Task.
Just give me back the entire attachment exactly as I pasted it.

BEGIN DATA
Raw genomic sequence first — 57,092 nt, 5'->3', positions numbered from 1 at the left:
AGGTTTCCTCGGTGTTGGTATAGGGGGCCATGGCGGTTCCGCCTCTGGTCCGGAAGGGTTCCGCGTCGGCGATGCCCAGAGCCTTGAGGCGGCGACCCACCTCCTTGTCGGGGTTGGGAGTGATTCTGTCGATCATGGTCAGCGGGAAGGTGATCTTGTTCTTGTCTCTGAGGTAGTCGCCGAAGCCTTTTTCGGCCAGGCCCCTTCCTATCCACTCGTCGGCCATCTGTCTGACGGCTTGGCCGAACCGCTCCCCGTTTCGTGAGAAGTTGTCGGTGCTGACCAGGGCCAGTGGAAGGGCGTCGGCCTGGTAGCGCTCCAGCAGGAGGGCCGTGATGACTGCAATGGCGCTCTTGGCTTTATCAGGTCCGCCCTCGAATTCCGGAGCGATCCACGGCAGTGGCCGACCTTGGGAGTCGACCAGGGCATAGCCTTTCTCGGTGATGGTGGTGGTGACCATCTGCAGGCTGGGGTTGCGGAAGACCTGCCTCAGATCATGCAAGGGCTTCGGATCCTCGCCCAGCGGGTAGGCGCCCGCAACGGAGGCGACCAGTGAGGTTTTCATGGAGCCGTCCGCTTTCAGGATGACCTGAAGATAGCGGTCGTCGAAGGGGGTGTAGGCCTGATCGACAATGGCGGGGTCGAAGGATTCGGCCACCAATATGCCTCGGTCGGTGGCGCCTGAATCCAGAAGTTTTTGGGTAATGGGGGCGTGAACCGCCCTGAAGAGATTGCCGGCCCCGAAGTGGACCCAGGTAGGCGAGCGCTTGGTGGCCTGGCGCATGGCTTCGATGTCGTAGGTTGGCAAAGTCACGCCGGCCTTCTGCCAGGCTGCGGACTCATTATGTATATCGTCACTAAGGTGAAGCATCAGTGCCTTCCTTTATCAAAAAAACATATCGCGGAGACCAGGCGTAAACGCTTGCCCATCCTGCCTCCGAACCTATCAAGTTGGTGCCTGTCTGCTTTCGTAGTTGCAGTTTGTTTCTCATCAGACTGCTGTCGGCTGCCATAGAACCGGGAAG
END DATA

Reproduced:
Raw genomic sequence first — 57,092 nt, 5'->3', positions numbered from 1 at the left:
AGGTTTCCTCGGTGTTGGTATAGGGGGCCATGGCGGTTCCGCCTCTGGTCCGGAAGGGTTCCGCGTCGGCGATGCCCAGAGCCTTGAGGCGGCGACCCACCTCCTTGTCGGGGTTGGGAGTGATTCTGTCGATCATGGTCAGCGGGAAGGTGATCTTGTTCTTGTCTCTGAGGTAGTCGCCGAAGCCTTTTTCGGCCAGGCCCCTTCCTATCCACTCGTCGGCCATCTGTCTGACGGCTTGGCCGAACCGCTCCCCGTTTCGTGAGAAGTTGTCGGTGCTGACCAGGGCCAGTGGAAGGGCGTCGGCCTGGTAGCGCTCCAGCAGGAGGGCCGTGATGACTGCAATGGCGCTCTTGGCTTTATCAGGTCCGCCCTCGAATTCCGGAGCGATCCACGGCAGTGGCCGACCTTGGGAGTCGACCAGGGCATAGCCTTTCTCGGTGATGGTGGTGGTGACCATCTGCAGGCTGGGGTTGCGGAAGACCTGCCTCAGATCATGCAAGGGCTTCGGATCCTCGCCCAGCGGGTAGGCGCCCGCAACGGAGGCGACCAGTGAGGTTTTCATGGAGCCGTCCGCTTTCAGGATGACCTGAAGATAGCGGTCGTCGAAGGGGGTGTAGGCCTGATCGACAATGGCGGGGTCGAAGGATTCGGCCACCAATATGCCTCGGTCGGTGGCGCCTGAATCCAGAAGTTTTTGGGTAATGGGGGCGTGAACCGCCCTGAAGAGATTGCCGGCCCCGAAGTGGACCCAGGTAGGCGAGCGCTTGGTGGCCTGGCGCATGGCTTCGATGTCGTAGGTTGGCAAAGTCACGCCGGCCTTCTGCCAGGCTGCGGACTCATTATGTATATCGTCACTAAGGTGAAGCATCAGTGCCTTCCTTTATCAAAAAAACATATCGCGGAGACCAGGCGTAAACGCTTGCCCATCCTGCCTCCGAACCTATCAAGTTGGTGCCTGTCTGCTTTCGTAGTTGCAGTTTGTTTCTCATCAGACTGCTGTCGGCTGCCATAGAACCGGGAAG